In the past few years, Indigenous filmmakers from around the world have received attention for elaborating new forms of storytelling to reflect the richness and complexity of their living histories. What visual vocabularies and narrative techniques are these filmmakers employing, and what can all filmmakers learn from them about blending traditional forms of storytelling with emergent ones? In this session, we will listen to Indigenous filmmakers from across the Americas, who will share concrete examples via their films-in-progress. We will also consider the development of their practices, the particulars of Indigenous representation across geographic distances, and how Indigenous cinemas have historically challenged individualist, auteurist conceptions of filmmaking. Learn more.
Following the Beyond Resilience panel on Wednesday, September 28, Firelight Media will host an in-person reception in Los Angeles near the DGA Theater at 6:00pm PT. Save the date and stay tuned for details!
Wednesday, September 28, 3:30pm PT/6:30pm ET– Surviving the Aftermath
This panel, featuring Firelight Media Documentary Lab alum Jude Chehab, will center on documentary films that have become critical flashpoints in global debates about the ethics of consent and the safety of people who appear in documentaries. Documentaries often feature Muslims or take place in the Middle East, North Africa, or South Asia (MENASA), but aren’t often made by filmmakers who are Muslim or from the MENASA region. In the US, these dynamics are compounded by a two-decade-long “War on Terror” and state-sanctioned Islamophobia. For Muslim and MENASA filmmakers based in the US, the weight of representation as a force of narrative change can be heavy, limiting, galvanizing, and motivating, all at once. In this session, three filmmakers will discuss the dynamics surrounding their persistence in the documentary field, as well as lessons they learned from organizing together over the last year. In addition, they will consider the repercussions of criticizing and demanding change from powerful gatekeeping institutions in the documentary field. Learn more.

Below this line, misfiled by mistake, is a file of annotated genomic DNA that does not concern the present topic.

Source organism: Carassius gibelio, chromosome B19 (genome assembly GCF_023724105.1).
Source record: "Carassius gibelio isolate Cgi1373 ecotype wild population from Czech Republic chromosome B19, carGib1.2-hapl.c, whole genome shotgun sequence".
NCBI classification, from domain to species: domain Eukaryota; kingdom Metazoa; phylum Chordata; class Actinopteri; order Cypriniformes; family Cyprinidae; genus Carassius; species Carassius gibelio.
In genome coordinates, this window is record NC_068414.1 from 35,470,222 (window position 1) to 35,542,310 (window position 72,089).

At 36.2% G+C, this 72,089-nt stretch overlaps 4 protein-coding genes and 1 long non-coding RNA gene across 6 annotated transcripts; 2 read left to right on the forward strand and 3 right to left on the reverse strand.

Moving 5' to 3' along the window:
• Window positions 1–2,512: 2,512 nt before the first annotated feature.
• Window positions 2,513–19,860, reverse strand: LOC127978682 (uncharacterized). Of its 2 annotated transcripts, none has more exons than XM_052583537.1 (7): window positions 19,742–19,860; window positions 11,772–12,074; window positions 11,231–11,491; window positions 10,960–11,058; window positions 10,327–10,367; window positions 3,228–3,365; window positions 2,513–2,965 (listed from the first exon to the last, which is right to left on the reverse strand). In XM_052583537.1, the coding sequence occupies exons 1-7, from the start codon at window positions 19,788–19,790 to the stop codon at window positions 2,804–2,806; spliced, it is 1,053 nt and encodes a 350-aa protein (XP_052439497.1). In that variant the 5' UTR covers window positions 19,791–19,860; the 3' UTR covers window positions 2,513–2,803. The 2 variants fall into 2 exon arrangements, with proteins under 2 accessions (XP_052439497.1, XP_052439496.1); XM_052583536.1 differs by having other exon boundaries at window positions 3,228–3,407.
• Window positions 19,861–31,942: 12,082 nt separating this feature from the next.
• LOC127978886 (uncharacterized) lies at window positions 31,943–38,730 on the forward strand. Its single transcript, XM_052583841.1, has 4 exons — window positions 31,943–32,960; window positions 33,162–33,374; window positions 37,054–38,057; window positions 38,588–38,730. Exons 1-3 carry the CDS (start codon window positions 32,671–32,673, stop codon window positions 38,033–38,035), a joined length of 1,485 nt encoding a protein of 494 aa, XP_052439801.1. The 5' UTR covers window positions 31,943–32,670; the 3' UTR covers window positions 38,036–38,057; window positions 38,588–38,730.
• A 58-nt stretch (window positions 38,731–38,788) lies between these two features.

Thursday, September 29, 9:45am PT/12:45pm ET– Issues in Prison Documentary
This panel, featuring Firelight Media William Greaves Research & Development Fund and Spark Fund grantee Rodrigo Reyes, will feature filmmakers in conversation about documentaries that engage with the prison system. With the rise of prison abolition movements and the incorporation of their values into filmmaking about prisons, should filmmakers continue to strive to make films within prisons? These filmmakers have found ways to negotiate access with carceral institutions or to work without abiding by their rules. In this conversation, we will navigate through issues of consent, incentivization, privacy, and how long filmmakers should maintain access and relationships with their subjects after a film is finished. Learn more.
To purchase Virtual Together Passes or All Access Passes to the Getting Real ’22 conference, please visit the conference website.
About the IDA
The International Documentary Association (IDA) supports the vital work of documentary storytellers and champions a thriving and inclusive documentary culture. Learn more at documentary.org.